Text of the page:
The better solution for anyone that cares about the privacy of citizens, is simply not to install the app until the government enshrines personal privacy in existing laws.

      3. Sorry that handle is already taken. Silver badge

        Re: Australian Gov

        The Prime Minister of Australia now Listens and refers to actual science and qualified people in press briefing...
        Yeah... that's what's so puzzling.

        Or perhaps it shouldn't be. He's following the science here because 1) it's politically convenient to do so in this particular circumstance and 2) he doesn't have a choice. Once this is over it'll be back to business as usual for the anti-science brigade. A leopard can't change its shorts.

  3. This post has been deleted by its author

  4. The Central Scrutinizer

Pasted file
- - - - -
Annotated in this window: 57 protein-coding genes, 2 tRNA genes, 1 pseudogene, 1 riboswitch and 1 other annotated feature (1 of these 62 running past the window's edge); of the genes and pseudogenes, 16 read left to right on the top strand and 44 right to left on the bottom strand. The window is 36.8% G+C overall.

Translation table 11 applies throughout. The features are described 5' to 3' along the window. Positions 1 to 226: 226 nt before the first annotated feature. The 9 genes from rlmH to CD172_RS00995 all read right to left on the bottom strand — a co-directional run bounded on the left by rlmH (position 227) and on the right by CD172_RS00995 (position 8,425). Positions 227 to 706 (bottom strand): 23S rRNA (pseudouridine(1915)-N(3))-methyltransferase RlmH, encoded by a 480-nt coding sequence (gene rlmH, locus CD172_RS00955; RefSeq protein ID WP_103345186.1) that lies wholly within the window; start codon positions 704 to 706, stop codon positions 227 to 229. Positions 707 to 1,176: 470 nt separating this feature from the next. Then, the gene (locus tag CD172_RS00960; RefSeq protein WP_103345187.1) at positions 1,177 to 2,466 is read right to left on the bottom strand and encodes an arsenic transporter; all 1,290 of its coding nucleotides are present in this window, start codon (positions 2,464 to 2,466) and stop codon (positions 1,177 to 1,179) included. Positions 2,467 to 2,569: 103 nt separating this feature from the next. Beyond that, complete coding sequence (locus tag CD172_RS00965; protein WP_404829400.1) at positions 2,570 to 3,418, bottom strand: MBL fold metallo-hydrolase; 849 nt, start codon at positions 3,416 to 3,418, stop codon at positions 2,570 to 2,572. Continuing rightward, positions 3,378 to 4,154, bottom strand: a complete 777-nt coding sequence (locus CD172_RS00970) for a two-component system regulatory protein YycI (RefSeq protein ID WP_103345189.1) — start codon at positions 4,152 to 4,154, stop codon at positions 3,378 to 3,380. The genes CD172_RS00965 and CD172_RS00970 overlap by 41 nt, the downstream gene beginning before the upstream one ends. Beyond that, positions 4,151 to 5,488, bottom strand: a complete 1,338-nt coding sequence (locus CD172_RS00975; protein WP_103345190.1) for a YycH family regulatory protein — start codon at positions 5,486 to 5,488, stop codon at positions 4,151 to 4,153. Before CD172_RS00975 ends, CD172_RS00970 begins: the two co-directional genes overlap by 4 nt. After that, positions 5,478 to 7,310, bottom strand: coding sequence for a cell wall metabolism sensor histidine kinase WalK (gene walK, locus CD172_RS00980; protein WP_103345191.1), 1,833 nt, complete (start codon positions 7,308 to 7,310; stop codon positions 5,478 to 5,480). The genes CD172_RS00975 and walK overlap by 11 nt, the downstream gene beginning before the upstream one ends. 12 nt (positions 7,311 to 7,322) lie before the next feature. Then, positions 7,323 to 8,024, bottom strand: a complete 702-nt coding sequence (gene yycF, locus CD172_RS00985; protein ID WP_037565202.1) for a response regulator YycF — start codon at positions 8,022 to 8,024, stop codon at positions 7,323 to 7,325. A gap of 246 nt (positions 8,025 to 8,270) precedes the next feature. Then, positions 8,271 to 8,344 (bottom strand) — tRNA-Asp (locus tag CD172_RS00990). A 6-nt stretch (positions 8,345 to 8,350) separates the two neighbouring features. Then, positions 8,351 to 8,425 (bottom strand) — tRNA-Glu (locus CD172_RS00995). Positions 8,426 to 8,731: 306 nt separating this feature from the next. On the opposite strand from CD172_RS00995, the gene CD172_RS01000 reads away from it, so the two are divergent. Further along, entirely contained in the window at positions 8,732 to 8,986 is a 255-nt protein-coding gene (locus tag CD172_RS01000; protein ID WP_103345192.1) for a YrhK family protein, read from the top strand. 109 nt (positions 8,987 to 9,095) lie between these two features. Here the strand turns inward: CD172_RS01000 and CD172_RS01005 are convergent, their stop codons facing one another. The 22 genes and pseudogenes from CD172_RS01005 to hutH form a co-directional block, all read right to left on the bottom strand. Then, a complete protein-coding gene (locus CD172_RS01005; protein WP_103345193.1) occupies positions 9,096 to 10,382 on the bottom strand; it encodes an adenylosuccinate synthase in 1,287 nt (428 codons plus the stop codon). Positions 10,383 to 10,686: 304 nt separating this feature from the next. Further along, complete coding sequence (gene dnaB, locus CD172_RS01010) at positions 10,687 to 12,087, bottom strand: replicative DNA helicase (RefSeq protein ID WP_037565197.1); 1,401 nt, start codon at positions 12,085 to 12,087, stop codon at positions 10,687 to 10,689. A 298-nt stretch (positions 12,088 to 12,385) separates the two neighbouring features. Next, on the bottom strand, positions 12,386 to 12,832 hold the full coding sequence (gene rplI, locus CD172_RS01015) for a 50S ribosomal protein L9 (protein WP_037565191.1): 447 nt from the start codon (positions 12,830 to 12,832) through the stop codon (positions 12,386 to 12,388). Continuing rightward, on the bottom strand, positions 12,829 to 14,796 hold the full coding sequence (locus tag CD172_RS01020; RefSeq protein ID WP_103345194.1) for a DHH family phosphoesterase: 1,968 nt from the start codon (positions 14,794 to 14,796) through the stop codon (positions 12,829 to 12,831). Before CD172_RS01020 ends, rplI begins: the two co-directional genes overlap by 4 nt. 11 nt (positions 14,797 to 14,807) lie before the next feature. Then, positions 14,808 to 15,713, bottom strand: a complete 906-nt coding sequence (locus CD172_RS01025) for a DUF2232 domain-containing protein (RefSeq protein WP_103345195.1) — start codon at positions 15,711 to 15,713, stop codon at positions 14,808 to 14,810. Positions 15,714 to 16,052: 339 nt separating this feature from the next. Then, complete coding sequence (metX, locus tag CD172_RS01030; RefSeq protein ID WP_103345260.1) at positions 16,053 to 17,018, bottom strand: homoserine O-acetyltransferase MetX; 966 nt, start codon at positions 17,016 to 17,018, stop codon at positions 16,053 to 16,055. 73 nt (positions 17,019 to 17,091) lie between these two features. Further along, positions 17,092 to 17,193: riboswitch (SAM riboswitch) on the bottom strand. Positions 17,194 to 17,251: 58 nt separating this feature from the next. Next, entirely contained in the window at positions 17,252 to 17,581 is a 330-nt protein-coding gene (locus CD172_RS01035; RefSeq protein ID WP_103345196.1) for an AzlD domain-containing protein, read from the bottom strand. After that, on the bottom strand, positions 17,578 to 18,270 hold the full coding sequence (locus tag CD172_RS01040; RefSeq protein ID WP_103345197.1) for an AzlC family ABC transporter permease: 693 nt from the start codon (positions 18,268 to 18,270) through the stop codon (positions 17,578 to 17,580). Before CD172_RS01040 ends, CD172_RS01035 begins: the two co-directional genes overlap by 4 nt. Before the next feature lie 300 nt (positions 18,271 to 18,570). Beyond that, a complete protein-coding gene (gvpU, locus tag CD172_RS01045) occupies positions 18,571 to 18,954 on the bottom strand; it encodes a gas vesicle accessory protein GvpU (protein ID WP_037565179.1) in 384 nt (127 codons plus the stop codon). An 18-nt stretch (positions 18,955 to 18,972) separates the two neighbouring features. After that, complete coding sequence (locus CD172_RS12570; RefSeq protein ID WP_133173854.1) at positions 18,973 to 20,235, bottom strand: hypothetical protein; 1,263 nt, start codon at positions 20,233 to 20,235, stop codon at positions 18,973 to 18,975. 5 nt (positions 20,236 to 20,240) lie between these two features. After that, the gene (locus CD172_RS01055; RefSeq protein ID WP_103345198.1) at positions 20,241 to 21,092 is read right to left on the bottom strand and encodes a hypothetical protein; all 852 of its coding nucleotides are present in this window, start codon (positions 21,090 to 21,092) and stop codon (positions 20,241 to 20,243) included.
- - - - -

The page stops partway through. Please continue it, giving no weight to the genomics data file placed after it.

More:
As I said in a post 2 or 3 days ago, the central problem is that the government has consistently and maliciously shafted people on a ton of issues, i.e. the 2016 census debacle, the appalling Robodebt targeting the most vulnerable, the My Health Record fiasco and the combined clustetfucks of metadata retention and encryption busting legislation.

    Suddenly we are supposed to just trust them because there is a health emergency.

    You know what would engender trust? Making the code open source, not just bits of it.

    Governments of all stripes have an appalling record of safeguarding data, even with the best of intentions.

    Law enforcement has already been knocking on the door, requesting access to data from the app.

    No thank you.

    1. Anonymous Coward
      Anonymous Coward

      Sadly, London to a brick that TPTB will never ...

      ... learn the lesson that when they really need the public's cooperation with some kind of tracking when it's a matter of life and death, their blatant disregard for privacy concerns around mass surveillance has come with real costs. The data may be there and 'free', but trust isn't.

  5. Rustbucket

    Apple market share

    I'd be deeply surprised if "Apple enjoys more than half of the Australian market" in mobile phones.

    Maybe close to that in new sales but there's millions of existing Android phones that won't be replaced anytime soon.